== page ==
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Rainbow-like reflection?

Discussion in 'Native Lenses' started by fin azvandi, Sep 20, 2012.

  1. fin azvandi

    fin azvandi Mu-43 All-Pro

    Mar 12, 2011
    South Bend, IN
    Can anyone explain what was causing a rainbow-like reflection in some photos I took today with the E-P3 and PL25? I was also shooting with the P20 - all of the PL25 images showed some type of this rainbow-like wavy color, but it doesn't show up in any of the P20 images. Hood on, no polarizer or other filters.

    Here are two examples, cropped to roughly the same FoV.

    PL25_zpsc0e33704.
    Panasonic Leica 25mm f/1.4
    f/4.5, 1/4000, ISO 200

    P20_zps7e7d9ab2.
    Panasonic Lumix 20mm f/1.7
    f/5, 1/4000, ISO 200

    I know I changed relative angles in these two shots, but I have more images from other points around the lot with both lenses and the rainbow effect only happened with (all of) the PL25 shots.
     
  2. Promit

    Promit Mu-43 All-Pro

    Jun 6, 2011
    Baltimore, MD
    Promit Roy
    Looks like moire to me, though I'm surprised it's that visible.
     
    • Like Like x 1
  3. Crdome

    Crdome Mu-43 Hall of Famer

    Sep 11, 2011
    West Central Indiana
    Chrome
    If no one else can help you, get a cheap instant photograph made from it and see if they exists in print form. I think it might be an issue like stripes strangely display on television broadcasts.
     
  4. dhazeghi

    dhazeghi Mu-43 Hall of Famer

    Aug 6, 2010
    San Jose, CA
    Dara
    That's moire. However, in this case it looks like it's caused by your image processing program. Try using a different program to downsample the images (or even just try a different resolution). Moire caused by the camera's sensor/lens is almost never visible on images that are downsampled to 25% or less original size, as your is.

    DH
     
    • Like Like x 2
  5. fin azvandi

    fin azvandi Mu-43 All-Pro

    Mar 12, 2011
    South Bend, IN
    Thanks for the quick replies. FYI, these were shot in RAW and processed in Aperture 3. The patterning is visible in Aperture as well as in exported images (jpg, tiff) at different resolutions. Will try a different RAW converter and report back.

    The surface of the building was obviously several blocks away and it is covered with repeating geometric lines/patterns, I guess with the strong light and viewing from an angle it's creating kind of a "worst case" scenario for moire, and each lens is resolving it differently?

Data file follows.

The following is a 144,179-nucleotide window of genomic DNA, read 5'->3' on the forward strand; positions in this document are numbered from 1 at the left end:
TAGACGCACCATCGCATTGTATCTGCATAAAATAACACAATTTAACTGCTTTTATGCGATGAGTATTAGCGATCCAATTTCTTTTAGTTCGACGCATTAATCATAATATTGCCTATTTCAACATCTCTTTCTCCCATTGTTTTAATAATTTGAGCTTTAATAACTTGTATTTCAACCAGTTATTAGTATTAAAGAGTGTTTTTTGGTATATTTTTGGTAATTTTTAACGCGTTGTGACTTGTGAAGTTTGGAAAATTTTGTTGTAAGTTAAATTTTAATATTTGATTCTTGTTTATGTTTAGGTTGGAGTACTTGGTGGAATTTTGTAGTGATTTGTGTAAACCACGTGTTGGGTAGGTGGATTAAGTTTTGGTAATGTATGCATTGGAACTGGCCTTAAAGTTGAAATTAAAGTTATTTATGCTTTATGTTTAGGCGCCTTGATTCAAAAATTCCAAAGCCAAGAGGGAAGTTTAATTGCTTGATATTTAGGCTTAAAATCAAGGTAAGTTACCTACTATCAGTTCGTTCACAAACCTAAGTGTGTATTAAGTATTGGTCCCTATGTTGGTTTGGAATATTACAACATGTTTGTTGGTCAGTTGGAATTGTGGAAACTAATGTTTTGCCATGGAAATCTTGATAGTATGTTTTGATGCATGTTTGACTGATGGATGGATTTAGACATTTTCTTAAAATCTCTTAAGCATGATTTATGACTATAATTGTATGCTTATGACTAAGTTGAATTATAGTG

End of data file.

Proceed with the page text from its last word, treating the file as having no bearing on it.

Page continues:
6. dhazeghi

    dhazeghi Mu-43 Hall of Famer

    Aug 6, 2010
    San Jose, CA
    Dara
    Certainly - repeating patterns are the key.

    But I would still bet the problem is with Aperture, not with your files. Moire in your RAW file would require interference being recorded at the pixel level. Outside truly exceptional circumstances, that's simply not going to be visible when the image is shrunk to web resolution.

    DH
     
  7. fin azvandi

    fin azvandi Mu-43 All-Pro

    Mar 12, 2011
    South Bend, IN
    Well, just to follow up I opened the .ORF raw file in a few other programs (DxO, Silkypix, RPP, Olympus Viewer) and the moire is there in all of them - the colors are slightly muted in some compared to others but it's just as clear as in the OP. Go figure.
     
    • Like Like x 1
  8. krugorg

    krugorg Mu-43 Hall of Famer

    Jul 18, 2011
    Minnesota USA
    That's interesting, fin. Okay I guess a weak AA filter and a very sharp lens can do that, but then why wasn't it happening with the 20/1.7? Huh!
     
  9. dhazeghi

    dhazeghi Mu-43 Hall of Famer

    Aug 6, 2010
    San Jose, CA
    Dara
    Magnification. The frequency of the detail and the frequency of the sensor/lens combo have to be very close. So even a slight change in perspective, let alone a change in focal length, can fix it.

    DH
     
    • Like Like x 1